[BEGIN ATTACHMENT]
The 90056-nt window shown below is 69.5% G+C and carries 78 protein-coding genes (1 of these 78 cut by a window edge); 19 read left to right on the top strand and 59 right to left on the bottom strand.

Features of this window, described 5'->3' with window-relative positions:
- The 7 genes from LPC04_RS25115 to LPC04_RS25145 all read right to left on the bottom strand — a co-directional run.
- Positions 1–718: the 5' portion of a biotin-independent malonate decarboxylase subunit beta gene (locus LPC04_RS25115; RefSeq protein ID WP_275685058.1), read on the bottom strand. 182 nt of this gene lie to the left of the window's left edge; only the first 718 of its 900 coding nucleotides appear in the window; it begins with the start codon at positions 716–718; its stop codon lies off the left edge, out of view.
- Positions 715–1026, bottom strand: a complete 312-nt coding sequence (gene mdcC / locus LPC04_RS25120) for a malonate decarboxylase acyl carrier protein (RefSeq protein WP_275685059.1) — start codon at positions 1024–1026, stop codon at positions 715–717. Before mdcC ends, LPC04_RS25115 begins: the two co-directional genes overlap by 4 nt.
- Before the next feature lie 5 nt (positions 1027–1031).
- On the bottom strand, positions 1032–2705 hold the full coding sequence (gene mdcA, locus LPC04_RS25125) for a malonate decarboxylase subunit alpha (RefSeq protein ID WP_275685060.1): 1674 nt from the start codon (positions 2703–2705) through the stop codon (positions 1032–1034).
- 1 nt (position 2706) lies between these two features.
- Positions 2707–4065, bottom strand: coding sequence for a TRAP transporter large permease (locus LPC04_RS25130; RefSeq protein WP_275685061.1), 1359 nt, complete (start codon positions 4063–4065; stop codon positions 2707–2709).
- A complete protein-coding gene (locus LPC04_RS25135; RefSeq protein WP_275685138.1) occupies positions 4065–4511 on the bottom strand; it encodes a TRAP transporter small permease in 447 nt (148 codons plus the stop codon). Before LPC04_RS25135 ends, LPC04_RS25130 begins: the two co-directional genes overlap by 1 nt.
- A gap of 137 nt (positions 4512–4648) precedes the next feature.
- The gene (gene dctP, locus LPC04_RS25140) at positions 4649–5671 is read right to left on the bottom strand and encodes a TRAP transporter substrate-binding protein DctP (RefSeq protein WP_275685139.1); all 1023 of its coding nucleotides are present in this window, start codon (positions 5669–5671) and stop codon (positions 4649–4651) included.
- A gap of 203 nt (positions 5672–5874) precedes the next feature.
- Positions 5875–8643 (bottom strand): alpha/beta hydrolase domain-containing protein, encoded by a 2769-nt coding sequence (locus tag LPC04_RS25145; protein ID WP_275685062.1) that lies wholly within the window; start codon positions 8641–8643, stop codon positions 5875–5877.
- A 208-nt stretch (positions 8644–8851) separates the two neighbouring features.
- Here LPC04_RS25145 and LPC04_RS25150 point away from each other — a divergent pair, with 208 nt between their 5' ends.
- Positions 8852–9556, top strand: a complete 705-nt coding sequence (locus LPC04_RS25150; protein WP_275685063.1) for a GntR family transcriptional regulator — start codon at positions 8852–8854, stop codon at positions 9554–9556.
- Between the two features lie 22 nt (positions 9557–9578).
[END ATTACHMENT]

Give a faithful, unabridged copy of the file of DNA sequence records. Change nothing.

The 90056-nt window shown below is 69.5% G+C and carries 78 protein-coding genes (1 of these 78 cut by a window edge); 19 read left to right on the top strand and 59 right to left on the bottom strand.

Features of this window, described 5'->3' with window-relative positions:
- The 7 genes from LPC04_RS25115 to LPC04_RS25145 all read right to left on the bottom strand — a co-directional run.
- Positions 1–718: the 5' portion of a biotin-independent malonate decarboxylase subunit beta gene (locus LPC04_RS25115; RefSeq protein ID WP_275685058.1), read on the bottom strand. 182 nt of this gene lie to the left of the window's left edge; only the first 718 of its 900 coding nucleotides appear in the window; it begins with the start codon at positions 716–718; its stop codon lies off the left edge, out of view.
- Positions 715–1026, bottom strand: a complete 312-nt coding sequence (gene mdcC / locus LPC04_RS25120) for a malonate decarboxylase acyl carrier protein (RefSeq protein WP_275685059.1) — start codon at positions 1024–1026, stop codon at positions 715–717. Before mdcC ends, LPC04_RS25115 begins: the two co-directional genes overlap by 4 nt.
- Before the next feature lie 5 nt (positions 1027–1031).
- On the bottom strand, positions 1032–2705 hold the full coding sequence (gene mdcA, locus LPC04_RS25125) for a malonate decarboxylase subunit alpha (RefSeq protein ID WP_275685060.1): 1674 nt from the start codon (positions 2703–2705) through the stop codon (positions 1032–1034).
- 1 nt (position 2706) lies between these two features.
- Positions 2707–4065, bottom strand: coding sequence for a TRAP transporter large permease (locus LPC04_RS25130; RefSeq protein WP_275685061.1), 1359 nt, complete (start codon positions 4063–4065; stop codon positions 2707–2709).
- A complete protein-coding gene (locus LPC04_RS25135; RefSeq protein WP_275685138.1) occupies positions 4065–4511 on the bottom strand; it encodes a TRAP transporter small permease in 447 nt (148 codons plus the stop codon). Before LPC04_RS25135 ends, LPC04_RS25130 begins: the two co-directional genes overlap by 1 nt.
- A gap of 137 nt (positions 4512–4648) precedes the next feature.
- The gene (gene dctP, locus LPC04_RS25140) at positions 4649–5671 is read right to left on the bottom strand and encodes a TRAP transporter substrate-binding protein DctP (RefSeq protein WP_275685139.1); all 1023 of its coding nucleotides are present in this window, start codon (positions 5669–5671) and stop codon (positions 4649–4651) included.
- A gap of 203 nt (positions 5672–5874) precedes the next feature.
- Positions 5875–8643 (bottom strand): alpha/beta hydrolase domain-containing protein, encoded by a 2769-nt coding sequence (locus tag LPC04_RS25145; protein ID WP_275685062.1) that lies wholly within the window; start codon positions 8641–8643, stop codon positions 5875–5877.
- A 208-nt stretch (positions 8644–8851) separates the two neighbouring features.
- Here LPC04_RS25145 and LPC04_RS25150 point away from each other — a divergent pair, with 208 nt between their 5' ends.
- Positions 8852–9556, top strand: a complete 705-nt coding sequence (locus LPC04_RS25150; protein WP_275685063.1) for a GntR family transcriptional regulator — start codon at positions 8852–8854, stop codon at positions 9554–9556.
- Between the two features lie 22 nt (positions 9557–9578).